Dismantling stigmas

Schoolcraft’s Phi Theta Kappa dedicates their project to the mental health of athletes


Photo by Todd Stowell

Phi Theta Kappa President Madison Loving (front right) and Vice President of Leadership Melia Conners pose for a group photo with the Mens baseball teaam at the conclusion of the “burnout” seminar on Oct. 31, 2022.

Kathryn Wenske, Editor-in-Chief

 Improving the awareness and quality of life on campus is the running theme of this year’s project as the Schoolcraft Phi Theta Kappa (PTK) Honor Society Chapter dedicated theirs to diving into the mental health of our athletes. Switching gears from lobbying in Lansing this past semester, PTK collaborated with and conducted a survey on the college’s baseball team to research this often stigmatized topic. 

“We all collectively chose this project topic because of recent news circulating throughout the media regarding frequent and heartbreaking suicide occurrences in college athletes, as well as hearing of the pressures and stress these athletes struggled with in silence,” said Vice President of Leadership/PTK Officer Melia Conners. 

Having a personal connection to this project, as an athlete herself who experienced the stress that many athletes do, Conners was particularly motivated to address this issue. 

“Personally, I was an athlete for many years and struggled immensely with the pressures and stress that came with being an athlete. Therefore, I felt a strong connection to the topic and felt it was best that because we have the opportunity to help our collegiate athletes, [as] we should.” 

Prioritizing their project on athletes’ psychological stress, specifically burnout and its underlying causes, they discovered internal factors like perfectionism, compact schedules, high expectations with external factors like physical exhaustion from academic journals and psychologically targeted athletic studies. PTK was then able to confirm that burnout is an active epidemic from the research they uncovered, which resulted in further investigation; leading to a series 

of meetings with Schoolcraft faculty and current sports staff, including Instructor and Sports Psychologist Dr. Greg Czar and Athletics Director Patrick Yelsik. 

Through PTK’s extensive research, they developed an objective with research-based expectations for the possible results of their anticipated actions; thus removing any uncertainty or variables they could be unaware of. The main goal to be achieved was “helping our college athletes steer clear of the damaging effects of burnout,” according to PTK’s final report, as well as identifying what factors contributed to such burnout. 

“Being an athlete, specifically in the collegiate realm presents many facets of responsibilities that are committed to. Between family, academics, athletics and personal duties, an overwhelming emotion of drain can rise; impacting the balance of life,” said President of PTK Madison Loving. “It is important that this topic of mental health is addressed in order for athletes to have an understanding of emotions that are being felt based on circumstances, and the coping mechanisms that can be utilized to assist in eliminating the burnout being felt.”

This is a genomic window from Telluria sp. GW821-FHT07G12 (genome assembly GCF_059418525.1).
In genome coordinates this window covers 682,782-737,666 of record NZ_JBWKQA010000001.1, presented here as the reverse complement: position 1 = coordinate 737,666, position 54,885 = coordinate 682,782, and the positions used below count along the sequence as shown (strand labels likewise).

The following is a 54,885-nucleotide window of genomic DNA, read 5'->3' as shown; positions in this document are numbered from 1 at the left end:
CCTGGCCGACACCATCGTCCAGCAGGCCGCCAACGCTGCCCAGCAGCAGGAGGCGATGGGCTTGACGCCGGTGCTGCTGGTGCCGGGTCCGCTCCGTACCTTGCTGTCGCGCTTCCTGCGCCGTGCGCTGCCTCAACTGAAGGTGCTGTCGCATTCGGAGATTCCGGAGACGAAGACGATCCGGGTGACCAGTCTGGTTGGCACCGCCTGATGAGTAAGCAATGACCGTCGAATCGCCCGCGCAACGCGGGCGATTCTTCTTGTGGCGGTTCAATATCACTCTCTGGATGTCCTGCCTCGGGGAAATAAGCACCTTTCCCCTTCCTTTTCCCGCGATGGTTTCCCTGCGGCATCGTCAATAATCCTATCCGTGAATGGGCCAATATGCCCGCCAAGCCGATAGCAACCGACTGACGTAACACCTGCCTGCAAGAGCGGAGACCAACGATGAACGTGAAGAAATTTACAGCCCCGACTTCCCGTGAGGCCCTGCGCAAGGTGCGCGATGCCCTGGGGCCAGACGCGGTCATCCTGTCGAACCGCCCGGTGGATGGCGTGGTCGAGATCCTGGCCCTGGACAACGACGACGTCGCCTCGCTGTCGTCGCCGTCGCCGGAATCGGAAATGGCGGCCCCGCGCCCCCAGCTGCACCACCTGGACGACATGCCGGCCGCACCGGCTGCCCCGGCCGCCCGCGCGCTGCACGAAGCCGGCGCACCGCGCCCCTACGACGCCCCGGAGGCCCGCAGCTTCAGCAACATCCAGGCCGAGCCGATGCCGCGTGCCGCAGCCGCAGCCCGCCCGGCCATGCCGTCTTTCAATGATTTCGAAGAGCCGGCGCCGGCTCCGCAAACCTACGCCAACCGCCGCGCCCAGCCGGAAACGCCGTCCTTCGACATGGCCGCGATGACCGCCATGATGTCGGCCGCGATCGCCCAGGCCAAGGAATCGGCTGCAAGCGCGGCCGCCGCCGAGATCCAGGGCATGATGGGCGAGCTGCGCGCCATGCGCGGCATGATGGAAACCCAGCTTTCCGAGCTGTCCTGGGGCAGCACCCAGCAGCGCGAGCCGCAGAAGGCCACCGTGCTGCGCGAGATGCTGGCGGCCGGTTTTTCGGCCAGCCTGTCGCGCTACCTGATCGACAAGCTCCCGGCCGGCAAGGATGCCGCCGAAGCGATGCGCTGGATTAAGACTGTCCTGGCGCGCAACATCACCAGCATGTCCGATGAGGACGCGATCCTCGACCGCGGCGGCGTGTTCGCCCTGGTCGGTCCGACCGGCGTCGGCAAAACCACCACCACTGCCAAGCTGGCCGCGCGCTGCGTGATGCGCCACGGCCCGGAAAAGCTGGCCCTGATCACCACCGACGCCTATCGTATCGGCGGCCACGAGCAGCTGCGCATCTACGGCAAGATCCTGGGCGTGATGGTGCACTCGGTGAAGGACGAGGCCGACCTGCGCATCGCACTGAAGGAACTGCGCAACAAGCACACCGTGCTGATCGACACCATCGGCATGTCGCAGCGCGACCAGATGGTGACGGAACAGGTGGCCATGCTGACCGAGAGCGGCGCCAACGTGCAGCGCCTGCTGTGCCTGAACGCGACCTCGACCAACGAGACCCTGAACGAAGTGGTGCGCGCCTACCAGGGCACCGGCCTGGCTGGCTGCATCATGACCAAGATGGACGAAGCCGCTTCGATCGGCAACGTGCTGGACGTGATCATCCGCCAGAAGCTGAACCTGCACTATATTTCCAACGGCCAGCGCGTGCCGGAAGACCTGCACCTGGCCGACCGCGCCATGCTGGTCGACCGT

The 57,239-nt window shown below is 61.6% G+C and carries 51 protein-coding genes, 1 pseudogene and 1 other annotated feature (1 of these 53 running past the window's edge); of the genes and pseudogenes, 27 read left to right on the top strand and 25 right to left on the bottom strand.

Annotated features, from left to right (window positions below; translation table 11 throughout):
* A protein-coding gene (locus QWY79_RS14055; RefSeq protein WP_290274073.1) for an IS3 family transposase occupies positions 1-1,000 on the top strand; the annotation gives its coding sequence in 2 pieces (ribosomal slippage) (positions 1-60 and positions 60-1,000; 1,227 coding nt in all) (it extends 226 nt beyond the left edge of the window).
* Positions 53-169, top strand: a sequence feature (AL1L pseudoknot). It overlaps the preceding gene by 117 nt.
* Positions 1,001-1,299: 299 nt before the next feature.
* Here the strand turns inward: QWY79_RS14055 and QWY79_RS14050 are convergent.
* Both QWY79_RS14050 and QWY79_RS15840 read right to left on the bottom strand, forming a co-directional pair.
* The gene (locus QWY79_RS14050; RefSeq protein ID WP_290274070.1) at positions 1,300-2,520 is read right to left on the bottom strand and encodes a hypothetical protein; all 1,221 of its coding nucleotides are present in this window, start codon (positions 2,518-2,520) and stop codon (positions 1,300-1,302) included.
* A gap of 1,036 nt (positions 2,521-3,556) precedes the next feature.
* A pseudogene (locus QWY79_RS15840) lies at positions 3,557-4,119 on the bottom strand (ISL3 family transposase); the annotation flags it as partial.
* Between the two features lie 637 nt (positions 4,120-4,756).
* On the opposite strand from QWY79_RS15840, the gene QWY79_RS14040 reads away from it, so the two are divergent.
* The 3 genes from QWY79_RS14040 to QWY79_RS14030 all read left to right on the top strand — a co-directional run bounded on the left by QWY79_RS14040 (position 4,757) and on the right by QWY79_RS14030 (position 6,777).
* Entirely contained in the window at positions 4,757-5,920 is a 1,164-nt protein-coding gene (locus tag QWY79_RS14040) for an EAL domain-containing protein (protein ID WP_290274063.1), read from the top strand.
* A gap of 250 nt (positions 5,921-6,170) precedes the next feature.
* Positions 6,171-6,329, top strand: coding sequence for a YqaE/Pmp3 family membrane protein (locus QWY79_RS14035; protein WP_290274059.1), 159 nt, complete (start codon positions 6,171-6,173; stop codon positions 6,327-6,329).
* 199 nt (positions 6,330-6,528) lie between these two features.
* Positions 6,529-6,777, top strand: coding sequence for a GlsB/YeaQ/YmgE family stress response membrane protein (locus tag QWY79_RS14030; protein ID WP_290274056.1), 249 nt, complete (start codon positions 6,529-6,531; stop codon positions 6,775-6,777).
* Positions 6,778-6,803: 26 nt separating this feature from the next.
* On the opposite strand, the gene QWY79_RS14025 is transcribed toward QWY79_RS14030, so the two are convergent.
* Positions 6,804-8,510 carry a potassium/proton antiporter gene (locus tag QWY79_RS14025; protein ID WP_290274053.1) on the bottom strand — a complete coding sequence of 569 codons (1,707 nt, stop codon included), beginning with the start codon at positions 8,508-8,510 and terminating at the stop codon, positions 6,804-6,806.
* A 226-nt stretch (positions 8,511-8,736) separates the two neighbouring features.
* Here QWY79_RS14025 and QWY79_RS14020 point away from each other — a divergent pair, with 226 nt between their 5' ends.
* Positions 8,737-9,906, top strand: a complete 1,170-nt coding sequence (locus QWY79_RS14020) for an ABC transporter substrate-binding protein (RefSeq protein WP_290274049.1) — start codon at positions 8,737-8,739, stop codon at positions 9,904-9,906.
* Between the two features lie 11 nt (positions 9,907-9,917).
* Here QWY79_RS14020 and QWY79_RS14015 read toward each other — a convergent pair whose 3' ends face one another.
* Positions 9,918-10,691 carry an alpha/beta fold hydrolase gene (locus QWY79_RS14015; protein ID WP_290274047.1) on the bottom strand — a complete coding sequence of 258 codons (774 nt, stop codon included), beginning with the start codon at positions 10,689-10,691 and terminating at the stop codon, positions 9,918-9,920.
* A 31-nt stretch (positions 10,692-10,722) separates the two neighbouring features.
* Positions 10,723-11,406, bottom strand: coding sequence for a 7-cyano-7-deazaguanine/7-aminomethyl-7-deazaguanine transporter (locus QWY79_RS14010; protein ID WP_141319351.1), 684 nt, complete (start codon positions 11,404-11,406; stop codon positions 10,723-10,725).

PTK then administered the “Collegiate Athletic Burnout Survey” and utilized the baseball team; suggested by Yelsik due to the size of the 50+ player roster and its diversity. The players were asked to rate how accurate a phrase was to personal application (ex: I have a difficult time balancing baseball and academics). 

“I learned that mental health issues in sports are not [confined to] a small group. [It extends] a lot broader than what people think it is. I feel like there is [a negative stigma to the mental health in athletes] and I think it’s that sports and recruiting is stressful. I feel like I kind of go through it right now,” said left fielder Nate Saavedra. 

After reviewing the results of the survey and identifying a consistency of burnout, it catapulted the process of evaluating and finding a solution to this problem. 

“We found that about 57.143% (24/42) of our participants experience mental exhaustion due to their class work and 73.810% (31/42) of our participants feel overly tired from their sport participation,” said Vice President of Communications/PTK Officer Daniel Shahollari. PTK then organized a seminar for the baseball team. 

Administered by Mental Performance Coach at the Champion Mindset Group Kelsey Gustafson, she discussed interventions to minimize the negative consequences of burnout which in return promotes a healthy and safe return to finding positive fulfillment in sport participation. 

Ocelot center fielder Landon Kempainen explained,“It was good to learn about mental health and the barriers that we encounter and how to overcome them. I wouldn’t say most people, but a good amount of people expect us to always be good mentally; that we don’t really face mental health issues as much as everybody else.” 

PTK and those involved collectively agreed they were truly fascinated by the overall experience of this project. The countless meetings and devoted engagement from the baseball team also invited PTK to apply what they may have learned into their own lives. 

What came of the survey not only brought to light what is often overlooked and uncomfortable for athletes, but also provided said athletes with resources to detect and minimize burnout, intending to improve the Schoolcraft athlete experience.